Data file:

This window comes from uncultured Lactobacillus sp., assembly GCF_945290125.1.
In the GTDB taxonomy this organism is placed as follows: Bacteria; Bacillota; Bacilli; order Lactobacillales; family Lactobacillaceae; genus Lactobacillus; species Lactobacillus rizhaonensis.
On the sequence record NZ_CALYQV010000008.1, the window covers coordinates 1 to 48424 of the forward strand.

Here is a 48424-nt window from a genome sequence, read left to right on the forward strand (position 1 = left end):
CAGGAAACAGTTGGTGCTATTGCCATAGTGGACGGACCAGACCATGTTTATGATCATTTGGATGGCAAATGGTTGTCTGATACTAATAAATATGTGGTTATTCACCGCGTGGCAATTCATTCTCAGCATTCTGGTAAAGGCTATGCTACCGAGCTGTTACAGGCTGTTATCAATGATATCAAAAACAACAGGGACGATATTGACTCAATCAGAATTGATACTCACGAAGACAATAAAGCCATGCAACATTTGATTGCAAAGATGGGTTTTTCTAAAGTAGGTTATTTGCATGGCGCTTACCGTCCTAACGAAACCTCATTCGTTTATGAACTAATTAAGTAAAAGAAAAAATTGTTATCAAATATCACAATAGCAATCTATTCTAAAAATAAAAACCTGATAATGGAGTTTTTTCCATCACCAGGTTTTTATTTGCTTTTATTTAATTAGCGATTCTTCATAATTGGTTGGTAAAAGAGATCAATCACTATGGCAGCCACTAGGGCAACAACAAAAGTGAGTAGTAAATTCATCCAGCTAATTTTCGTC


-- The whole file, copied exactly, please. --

This window comes from uncultured Lactobacillus sp., assembly GCF_945290125.1.
In the GTDB taxonomy this organism is placed as follows: Bacteria; Bacillota; Bacilli; order Lactobacillales; family Lactobacillaceae; genus Lactobacillus; species Lactobacillus rizhaonensis.
On the sequence record NZ_CALYQV010000008.1, the window covers coordinates 1 to 48424 of the forward strand.

Here is a 48424-nt window from a genome sequence, read left to right on the forward strand (position 1 = left end):
CAGGAAACAGTTGGTGCTATTGCCATAGTGGACGGACCAGACCATGTTTATGATCATTTGGATGGCAAATGGTTGTCTGATACTAATAAATATGTGGTTATTCACCGCGTGGCAATTCATTCTCAGCATTCTGGTAAAGGCTATGCTACCGAGCTGTTACAGGCTGTTATCAATGATATCAAAAACAACAGGGACGATATTGACTCAATCAGAATTGATACTCACGAAGACAATAAAGCCATGCAACATTTGATTGCAAAGATGGGTTTTTCTAAAGTAGGTTATTTGCATGGCGCTTACCGTCCTAACGAAACCTCATTCGTTTATGAACTAATTAAGTAAAAGAAAAAATTGTTATCAAATATCACAATAGCAATCTATTCTAAAAATAAAAACCTGATAATGGAGTTTTTTCCATCACCAGGTTTTTATTTGCTTTTATTTAATTAGCGATTCTTCATAATTGGTTGGTAAAAGAGATCAATCACTATGGCAGCCACTAGGGCAACAACAAAAGTGAGTAGTAAATTCATCCAGCTAATTTTCGTC